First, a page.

Modulation of host osseointegration during bone regeneration by controlling exogenous stem cell differentiation using a material approach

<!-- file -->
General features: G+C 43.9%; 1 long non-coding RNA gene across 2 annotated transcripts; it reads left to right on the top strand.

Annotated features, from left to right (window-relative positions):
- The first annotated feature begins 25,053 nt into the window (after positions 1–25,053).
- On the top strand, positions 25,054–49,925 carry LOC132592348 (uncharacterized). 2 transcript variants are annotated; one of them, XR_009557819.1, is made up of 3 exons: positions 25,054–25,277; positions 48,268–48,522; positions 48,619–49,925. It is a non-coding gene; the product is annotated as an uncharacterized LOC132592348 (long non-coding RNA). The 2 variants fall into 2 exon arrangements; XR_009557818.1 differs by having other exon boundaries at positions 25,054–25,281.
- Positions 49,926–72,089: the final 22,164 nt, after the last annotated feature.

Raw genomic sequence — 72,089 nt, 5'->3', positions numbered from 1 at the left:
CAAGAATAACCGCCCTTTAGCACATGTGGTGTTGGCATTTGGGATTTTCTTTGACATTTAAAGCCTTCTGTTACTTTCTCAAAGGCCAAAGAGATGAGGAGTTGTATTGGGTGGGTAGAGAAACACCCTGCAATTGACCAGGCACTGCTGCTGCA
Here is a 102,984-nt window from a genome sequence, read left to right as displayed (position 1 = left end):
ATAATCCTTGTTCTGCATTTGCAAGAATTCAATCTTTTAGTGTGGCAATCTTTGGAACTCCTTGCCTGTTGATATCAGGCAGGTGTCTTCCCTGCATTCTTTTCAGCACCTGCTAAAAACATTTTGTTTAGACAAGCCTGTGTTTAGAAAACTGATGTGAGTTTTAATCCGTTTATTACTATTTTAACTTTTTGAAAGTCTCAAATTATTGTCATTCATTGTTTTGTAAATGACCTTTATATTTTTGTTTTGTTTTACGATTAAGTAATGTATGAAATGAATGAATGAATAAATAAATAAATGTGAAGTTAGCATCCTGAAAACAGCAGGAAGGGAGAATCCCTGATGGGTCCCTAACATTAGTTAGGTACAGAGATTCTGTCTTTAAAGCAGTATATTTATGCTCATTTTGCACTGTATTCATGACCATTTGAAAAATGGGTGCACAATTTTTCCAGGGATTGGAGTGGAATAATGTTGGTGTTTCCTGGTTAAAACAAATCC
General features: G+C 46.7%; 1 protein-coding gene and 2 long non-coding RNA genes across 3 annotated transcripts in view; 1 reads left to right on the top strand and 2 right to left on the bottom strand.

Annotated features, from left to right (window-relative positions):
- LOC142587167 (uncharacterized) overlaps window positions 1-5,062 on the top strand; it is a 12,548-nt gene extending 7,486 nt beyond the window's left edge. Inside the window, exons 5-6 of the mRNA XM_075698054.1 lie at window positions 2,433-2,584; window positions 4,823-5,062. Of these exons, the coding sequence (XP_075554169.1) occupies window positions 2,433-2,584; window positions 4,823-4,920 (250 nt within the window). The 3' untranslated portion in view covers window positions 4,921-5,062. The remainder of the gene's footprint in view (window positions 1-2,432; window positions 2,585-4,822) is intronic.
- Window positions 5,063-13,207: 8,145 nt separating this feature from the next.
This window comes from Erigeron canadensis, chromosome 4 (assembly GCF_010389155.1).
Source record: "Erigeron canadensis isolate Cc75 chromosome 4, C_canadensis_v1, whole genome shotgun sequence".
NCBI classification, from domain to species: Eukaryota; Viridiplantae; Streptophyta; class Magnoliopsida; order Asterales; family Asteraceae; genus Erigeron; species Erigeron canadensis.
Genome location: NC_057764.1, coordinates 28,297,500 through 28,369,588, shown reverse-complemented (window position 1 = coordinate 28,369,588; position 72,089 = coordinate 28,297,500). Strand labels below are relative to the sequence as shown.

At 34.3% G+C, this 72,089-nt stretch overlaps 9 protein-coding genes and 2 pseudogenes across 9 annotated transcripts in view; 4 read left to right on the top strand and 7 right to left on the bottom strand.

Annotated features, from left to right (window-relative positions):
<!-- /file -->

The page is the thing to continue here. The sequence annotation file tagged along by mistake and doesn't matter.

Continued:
Stem cell-based tissue engineering for large bone defect healing has attracted enormous attention in regenerative medicine. However, sufficient osseointegration of the grafts combined with exogenous stem cells still remains a major challenge. Here, we developed a material approach to modulate the integration of the grafts to the host tissue when exogenous bone marrow stromal cells (BMSCs) were used as donor cells. Distinctive osseointegration of bone grafts was observed as we varied the content of hydroxyapatite (HA) in the tissue scaffolds implanted in a mouse femur model. More than 80% of new bone was formed in the first two weeks of implantation in high HA content scaffolds but host integration was poor, while only less than 5% of the new bone was formed during this time period in the No HA group but the host integration was good. Cell origin analysis leveraging the GFP reporter indicates new bone in the HA containing groups was mainly derived from donor BMSCs. In comparison, both host and donor cells were found on the new bone surface in the No HA groups which led to seamless bridging between host tissue and the scaffold. Most importantly, host integration during bone formation is closely dictated by the content of HA present in the scaffolds. Taken together, we demonstrate a material approach to modulate the osseointegration of bone grafts in the context of an exogenous stem cell-based bone healing strategy which might lead to fully functional bone tissue regeneration.